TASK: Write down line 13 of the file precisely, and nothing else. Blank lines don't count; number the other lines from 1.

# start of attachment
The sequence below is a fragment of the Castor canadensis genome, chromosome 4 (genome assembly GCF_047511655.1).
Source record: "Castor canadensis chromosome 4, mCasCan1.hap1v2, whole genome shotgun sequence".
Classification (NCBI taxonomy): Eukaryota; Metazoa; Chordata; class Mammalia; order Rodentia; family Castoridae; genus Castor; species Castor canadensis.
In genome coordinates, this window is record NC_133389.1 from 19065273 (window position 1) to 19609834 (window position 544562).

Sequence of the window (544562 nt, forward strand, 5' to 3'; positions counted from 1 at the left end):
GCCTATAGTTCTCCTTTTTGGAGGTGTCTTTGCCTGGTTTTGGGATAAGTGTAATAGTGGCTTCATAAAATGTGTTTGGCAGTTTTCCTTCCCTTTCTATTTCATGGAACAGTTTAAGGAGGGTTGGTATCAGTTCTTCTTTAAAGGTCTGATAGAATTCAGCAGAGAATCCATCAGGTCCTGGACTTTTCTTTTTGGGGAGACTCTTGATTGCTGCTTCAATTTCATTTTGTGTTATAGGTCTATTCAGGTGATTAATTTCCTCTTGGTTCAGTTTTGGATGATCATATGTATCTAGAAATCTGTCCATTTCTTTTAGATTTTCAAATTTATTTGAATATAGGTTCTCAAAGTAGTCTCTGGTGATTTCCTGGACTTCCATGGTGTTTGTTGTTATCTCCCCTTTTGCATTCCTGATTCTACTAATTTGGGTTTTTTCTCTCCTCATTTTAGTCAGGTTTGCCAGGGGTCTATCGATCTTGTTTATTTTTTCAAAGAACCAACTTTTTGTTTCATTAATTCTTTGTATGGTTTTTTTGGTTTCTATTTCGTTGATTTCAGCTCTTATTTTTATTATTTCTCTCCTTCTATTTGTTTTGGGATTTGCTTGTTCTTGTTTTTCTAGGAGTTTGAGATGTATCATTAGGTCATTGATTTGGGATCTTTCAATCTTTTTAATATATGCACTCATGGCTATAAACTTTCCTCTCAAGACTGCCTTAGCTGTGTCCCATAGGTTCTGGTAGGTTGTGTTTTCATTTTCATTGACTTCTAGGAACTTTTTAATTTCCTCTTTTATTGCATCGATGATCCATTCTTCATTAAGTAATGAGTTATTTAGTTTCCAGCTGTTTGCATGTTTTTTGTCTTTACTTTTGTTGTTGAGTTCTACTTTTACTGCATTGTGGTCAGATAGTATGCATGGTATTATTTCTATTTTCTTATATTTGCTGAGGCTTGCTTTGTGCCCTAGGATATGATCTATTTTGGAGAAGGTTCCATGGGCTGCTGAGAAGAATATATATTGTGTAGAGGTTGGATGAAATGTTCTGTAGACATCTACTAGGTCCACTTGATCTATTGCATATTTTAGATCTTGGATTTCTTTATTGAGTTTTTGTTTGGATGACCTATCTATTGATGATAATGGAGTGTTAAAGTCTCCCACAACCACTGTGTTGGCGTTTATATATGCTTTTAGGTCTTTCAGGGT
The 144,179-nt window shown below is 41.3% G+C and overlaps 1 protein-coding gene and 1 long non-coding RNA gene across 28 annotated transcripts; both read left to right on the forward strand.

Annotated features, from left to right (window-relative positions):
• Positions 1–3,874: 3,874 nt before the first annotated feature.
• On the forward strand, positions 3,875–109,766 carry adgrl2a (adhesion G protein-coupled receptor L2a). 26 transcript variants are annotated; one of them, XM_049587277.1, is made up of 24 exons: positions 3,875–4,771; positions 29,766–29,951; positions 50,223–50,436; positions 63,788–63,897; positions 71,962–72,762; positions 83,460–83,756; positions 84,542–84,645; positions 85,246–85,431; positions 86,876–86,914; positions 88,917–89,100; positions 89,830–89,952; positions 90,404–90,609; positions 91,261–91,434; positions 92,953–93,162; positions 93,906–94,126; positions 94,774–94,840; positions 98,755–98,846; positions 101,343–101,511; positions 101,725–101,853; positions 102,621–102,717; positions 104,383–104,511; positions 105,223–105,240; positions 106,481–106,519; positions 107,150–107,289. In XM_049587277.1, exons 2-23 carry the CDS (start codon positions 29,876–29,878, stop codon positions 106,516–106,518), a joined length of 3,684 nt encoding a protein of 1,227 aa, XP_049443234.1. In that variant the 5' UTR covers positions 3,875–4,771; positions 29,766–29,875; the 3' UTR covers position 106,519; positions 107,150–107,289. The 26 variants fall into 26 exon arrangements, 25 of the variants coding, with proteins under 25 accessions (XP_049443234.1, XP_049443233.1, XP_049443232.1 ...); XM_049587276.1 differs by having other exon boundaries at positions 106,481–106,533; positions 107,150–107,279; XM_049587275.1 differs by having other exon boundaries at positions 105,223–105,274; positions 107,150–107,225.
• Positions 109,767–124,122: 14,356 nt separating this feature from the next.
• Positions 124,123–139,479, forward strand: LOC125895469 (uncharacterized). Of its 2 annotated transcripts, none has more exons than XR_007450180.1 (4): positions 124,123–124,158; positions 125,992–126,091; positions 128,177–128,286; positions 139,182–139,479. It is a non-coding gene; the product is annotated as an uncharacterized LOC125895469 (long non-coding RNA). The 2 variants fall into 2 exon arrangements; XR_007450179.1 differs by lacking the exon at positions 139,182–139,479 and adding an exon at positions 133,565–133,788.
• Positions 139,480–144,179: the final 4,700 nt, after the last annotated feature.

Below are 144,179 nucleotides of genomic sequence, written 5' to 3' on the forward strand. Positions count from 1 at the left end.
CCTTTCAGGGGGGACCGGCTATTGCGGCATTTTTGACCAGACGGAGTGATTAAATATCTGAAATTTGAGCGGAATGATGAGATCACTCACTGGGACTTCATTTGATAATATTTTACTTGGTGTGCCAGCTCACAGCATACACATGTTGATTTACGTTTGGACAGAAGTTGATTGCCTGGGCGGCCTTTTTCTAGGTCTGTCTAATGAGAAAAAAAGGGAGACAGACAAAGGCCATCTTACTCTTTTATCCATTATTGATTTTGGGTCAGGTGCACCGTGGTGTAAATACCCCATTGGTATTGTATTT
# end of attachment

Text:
• Positions 139,480–144,179: the final 4,700 nt, after the last annotated feature.